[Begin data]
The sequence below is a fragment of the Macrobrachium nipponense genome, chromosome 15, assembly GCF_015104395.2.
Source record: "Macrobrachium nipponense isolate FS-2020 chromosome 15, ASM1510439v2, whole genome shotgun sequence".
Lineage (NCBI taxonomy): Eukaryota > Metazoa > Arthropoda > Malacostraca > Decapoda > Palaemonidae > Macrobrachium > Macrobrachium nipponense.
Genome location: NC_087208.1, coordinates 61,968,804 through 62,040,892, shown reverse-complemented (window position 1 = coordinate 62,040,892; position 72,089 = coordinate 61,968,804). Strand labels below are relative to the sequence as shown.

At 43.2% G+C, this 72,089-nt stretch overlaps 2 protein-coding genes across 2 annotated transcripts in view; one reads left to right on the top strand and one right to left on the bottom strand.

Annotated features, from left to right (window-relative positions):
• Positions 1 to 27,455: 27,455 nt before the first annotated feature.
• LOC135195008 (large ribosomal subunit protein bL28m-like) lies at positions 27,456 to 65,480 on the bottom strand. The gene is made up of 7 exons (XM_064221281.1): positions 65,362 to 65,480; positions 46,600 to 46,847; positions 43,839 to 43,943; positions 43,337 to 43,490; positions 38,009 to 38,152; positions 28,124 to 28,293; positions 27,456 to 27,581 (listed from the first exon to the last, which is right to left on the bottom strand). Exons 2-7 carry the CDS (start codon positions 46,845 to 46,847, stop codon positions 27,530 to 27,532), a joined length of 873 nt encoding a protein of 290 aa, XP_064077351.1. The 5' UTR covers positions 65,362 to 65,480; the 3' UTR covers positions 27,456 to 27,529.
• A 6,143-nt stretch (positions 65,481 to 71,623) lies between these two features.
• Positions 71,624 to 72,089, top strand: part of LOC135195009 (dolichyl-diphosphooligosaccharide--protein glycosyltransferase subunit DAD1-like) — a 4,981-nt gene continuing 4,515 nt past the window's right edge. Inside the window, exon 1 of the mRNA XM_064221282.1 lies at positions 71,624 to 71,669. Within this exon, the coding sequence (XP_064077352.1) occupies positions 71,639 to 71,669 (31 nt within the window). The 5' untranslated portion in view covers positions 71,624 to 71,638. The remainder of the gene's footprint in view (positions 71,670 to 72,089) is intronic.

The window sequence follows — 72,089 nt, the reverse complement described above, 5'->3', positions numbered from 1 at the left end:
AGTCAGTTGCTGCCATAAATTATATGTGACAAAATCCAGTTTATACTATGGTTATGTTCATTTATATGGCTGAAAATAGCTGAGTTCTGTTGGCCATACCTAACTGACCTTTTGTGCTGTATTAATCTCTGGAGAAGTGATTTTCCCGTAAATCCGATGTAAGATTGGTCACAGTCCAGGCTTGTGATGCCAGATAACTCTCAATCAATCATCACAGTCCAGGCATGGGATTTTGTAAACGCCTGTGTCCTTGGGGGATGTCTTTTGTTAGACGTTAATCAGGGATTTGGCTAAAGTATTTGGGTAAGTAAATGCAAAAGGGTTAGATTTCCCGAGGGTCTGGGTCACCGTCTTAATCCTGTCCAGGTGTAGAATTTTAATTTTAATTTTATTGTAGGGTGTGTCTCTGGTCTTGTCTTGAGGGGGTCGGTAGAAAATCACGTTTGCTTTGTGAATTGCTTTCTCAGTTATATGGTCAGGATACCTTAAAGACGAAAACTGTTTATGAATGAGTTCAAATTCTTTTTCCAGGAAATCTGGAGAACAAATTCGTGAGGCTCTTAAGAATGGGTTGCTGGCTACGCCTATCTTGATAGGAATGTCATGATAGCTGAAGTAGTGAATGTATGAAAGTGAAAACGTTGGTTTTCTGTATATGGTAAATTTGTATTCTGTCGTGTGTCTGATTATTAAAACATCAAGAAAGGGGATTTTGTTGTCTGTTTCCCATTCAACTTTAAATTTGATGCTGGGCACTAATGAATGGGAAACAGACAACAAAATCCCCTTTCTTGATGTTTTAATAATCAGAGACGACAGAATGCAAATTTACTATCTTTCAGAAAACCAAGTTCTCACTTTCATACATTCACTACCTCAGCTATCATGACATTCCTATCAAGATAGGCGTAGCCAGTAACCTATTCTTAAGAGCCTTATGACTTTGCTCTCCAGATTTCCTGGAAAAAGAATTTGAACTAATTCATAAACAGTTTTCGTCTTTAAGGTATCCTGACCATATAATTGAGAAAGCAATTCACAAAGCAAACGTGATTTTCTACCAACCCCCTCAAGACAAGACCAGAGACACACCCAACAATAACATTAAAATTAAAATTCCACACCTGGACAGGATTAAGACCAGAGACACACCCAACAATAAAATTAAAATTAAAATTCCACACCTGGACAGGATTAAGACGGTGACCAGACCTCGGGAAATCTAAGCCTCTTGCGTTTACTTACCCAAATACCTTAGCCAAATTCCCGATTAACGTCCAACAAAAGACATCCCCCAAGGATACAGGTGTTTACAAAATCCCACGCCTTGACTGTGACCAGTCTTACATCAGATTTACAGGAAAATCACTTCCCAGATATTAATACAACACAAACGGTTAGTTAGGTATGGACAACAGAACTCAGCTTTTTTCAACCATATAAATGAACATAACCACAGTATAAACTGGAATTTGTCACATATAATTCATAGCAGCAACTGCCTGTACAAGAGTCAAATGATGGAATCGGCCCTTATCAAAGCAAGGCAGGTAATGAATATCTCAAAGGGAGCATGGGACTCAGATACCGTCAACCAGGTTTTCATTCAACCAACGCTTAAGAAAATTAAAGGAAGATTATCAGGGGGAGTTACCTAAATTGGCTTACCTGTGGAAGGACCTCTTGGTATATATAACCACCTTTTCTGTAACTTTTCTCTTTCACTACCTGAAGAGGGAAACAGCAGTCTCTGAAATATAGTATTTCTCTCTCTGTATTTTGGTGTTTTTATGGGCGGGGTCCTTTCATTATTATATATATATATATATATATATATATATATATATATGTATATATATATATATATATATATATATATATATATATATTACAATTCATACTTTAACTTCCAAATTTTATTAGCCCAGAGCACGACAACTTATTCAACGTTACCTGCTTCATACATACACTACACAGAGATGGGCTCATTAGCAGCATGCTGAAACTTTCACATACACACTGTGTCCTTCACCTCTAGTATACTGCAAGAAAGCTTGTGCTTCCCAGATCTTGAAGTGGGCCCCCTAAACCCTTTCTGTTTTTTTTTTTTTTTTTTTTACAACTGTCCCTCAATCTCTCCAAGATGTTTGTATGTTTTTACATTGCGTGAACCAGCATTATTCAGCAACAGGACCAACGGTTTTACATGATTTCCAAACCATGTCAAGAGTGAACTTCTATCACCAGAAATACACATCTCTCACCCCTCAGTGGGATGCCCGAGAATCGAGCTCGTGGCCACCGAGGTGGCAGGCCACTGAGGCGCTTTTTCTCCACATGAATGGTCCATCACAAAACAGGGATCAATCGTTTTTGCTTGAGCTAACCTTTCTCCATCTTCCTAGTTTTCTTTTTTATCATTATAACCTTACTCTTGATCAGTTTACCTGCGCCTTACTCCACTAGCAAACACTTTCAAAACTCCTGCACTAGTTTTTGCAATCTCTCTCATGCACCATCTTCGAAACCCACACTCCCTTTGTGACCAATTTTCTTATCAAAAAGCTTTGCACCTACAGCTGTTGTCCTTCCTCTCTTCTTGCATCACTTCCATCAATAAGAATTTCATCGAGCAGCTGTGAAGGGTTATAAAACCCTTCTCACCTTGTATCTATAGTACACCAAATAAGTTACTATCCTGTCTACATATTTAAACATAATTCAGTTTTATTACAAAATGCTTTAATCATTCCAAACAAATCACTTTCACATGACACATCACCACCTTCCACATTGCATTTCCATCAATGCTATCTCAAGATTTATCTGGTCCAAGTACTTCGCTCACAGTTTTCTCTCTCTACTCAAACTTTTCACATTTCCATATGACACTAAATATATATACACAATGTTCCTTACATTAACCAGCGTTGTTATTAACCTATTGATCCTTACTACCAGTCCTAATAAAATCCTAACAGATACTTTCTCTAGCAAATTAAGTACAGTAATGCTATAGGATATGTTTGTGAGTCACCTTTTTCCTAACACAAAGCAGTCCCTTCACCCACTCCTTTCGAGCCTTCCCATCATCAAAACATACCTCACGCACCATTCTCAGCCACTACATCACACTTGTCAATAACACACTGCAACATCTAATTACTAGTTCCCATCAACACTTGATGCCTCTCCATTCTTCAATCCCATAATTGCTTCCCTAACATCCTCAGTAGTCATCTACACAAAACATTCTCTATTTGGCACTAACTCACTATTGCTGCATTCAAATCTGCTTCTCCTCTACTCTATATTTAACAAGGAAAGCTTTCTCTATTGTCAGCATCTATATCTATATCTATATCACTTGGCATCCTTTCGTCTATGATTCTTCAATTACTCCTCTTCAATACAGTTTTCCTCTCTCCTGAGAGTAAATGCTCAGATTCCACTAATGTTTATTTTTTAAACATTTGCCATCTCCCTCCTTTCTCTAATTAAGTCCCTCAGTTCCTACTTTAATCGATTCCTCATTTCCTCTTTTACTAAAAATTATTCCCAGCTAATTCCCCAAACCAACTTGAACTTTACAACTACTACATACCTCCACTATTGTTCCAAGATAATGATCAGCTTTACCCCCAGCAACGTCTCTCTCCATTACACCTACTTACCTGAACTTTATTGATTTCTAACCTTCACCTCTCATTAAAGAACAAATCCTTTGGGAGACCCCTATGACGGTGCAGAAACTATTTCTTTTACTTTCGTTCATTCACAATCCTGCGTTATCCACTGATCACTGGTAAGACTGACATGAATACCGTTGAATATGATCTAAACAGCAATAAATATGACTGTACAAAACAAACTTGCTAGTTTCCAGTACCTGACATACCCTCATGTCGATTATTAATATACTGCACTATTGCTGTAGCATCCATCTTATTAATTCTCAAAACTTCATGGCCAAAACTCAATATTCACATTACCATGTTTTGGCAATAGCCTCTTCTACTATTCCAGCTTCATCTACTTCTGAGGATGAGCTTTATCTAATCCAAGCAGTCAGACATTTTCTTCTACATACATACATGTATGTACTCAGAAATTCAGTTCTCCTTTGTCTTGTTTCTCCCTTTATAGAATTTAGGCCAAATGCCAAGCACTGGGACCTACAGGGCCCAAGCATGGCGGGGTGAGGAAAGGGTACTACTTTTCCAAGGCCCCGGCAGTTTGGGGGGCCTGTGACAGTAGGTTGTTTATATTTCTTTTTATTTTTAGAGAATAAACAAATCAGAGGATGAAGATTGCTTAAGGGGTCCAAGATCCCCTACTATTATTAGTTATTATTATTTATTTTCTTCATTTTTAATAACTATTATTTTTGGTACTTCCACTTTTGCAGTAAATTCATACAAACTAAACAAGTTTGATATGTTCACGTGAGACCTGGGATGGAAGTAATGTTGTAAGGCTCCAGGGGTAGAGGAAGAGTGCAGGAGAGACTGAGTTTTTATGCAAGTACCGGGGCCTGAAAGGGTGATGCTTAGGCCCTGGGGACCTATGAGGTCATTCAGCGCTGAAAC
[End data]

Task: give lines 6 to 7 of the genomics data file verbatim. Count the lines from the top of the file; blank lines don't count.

Annotated features, from left to right (window-relative positions):
• Positions 1 to 27,455: 27,455 nt before the first annotated feature.